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There’s Gold in Them Thar Stars! [VIDEO]

 

Talk about your heavy metal.

NASA researchers say the merger of two heavenly objects caused an explosion that created hundreds of times the earth’s mass in gold and platinum. It happened when two neutron stars collided in a galaxy 130 million light years away. 

It was an exciting discovery for astrophysicist Julie McEnery.

It was the best morning ever,” she says.

Of all stars, neutron stars are the smallest and densest. 

If you imagine something as massive as the sun, and squeeze it down so that it fits inside 10 miles in diameter, a spoonful of a neutron star would weigh as much as Mount Everest,” McEnery says.

The explosion, also known as a gammy ray burst, sent gravitational waves through space that were recently detected by highly sensitive sensors on this planet. The discovery of gravitational waves is also quite recent. The three scientists who discovered them won the 2017 Nobel Prize in Physics.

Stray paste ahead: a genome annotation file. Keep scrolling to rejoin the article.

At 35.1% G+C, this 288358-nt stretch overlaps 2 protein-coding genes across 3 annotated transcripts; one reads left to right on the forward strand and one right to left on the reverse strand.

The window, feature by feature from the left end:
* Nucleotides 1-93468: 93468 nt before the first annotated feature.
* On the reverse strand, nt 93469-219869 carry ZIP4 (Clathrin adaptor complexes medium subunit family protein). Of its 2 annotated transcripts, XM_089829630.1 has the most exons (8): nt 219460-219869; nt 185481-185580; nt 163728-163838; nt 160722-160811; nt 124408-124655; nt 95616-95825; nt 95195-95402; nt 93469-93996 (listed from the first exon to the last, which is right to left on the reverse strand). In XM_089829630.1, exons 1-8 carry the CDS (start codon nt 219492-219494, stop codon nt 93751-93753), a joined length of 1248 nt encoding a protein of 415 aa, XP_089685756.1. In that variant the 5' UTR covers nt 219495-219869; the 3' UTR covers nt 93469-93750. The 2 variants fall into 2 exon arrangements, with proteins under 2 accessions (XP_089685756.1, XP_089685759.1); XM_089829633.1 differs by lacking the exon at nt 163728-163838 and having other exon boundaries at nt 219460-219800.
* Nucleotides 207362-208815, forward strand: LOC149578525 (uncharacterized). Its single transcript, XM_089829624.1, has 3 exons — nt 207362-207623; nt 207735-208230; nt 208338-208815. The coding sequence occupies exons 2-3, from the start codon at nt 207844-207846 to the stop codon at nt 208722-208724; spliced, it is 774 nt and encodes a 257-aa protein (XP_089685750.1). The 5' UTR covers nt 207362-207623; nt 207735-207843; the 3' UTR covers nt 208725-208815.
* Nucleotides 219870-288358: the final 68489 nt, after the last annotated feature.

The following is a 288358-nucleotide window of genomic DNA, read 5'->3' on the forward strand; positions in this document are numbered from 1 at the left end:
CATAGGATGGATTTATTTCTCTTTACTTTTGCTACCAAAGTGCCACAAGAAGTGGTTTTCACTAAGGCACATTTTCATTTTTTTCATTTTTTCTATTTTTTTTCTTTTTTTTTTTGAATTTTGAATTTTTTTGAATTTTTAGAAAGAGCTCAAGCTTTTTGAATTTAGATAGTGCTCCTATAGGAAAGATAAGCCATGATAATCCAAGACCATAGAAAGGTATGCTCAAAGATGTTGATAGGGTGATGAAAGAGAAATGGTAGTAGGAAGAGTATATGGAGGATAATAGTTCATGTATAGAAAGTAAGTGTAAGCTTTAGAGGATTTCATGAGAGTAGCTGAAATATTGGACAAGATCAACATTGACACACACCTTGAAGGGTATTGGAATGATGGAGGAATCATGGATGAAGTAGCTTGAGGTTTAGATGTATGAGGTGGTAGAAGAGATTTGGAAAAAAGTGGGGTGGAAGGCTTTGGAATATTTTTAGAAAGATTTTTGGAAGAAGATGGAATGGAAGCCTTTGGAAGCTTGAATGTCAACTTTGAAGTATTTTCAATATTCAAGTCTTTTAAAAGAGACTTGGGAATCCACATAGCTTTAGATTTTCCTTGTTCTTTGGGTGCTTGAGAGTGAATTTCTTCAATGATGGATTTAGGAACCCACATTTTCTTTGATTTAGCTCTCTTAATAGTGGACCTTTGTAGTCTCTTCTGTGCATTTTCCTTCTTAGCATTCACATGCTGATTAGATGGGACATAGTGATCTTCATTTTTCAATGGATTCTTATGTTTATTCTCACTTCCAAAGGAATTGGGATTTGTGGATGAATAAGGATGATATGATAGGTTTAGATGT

NASA’s Goddard Space Flight Center/CI Lab

McEnery says the gamma ray burst not only reinforced the existence of gravitational waves, it gave NASA  a better understanding of how gold, platinum, and other materials formed on Earth.

With the observations we made, we were able to see the optical and infrared data that showed us the formation of heavy elements,” McEnery says. “They’re produced in nuclear reactions, and that heats up the surrounding material that produces the radiation that we see. So we could actually see the imprint of these materials being formed. We now know all of the heavy elements that we know of are almost certainly produced in explosions like this. This is the first time we actually caught this in the act.”

So where is all that precious metal now, 130 million years later? 

The gold and platinum now will have dispersed somewhat in the galaxy,” McEnery says. “It’s going to continue to expand outwards in the neighborhood of the galaxy in which it was formed.”

And who knows? They may have started to form their own earth-like world. 

Learn more here.

 

Image credit: NASA's Goddard Space Flight Center/CI Lab

About the Author

Pat Batcheller

Senior News Editor & WDET Host, Morning Edition

Hi, I’m Pat Batcheller, your host for WDET’s Morning Edition. I bring you the news, weather, traffic, and information to help you start your weekday.

pbatcheller@wdet.org   Follow @patbwdet

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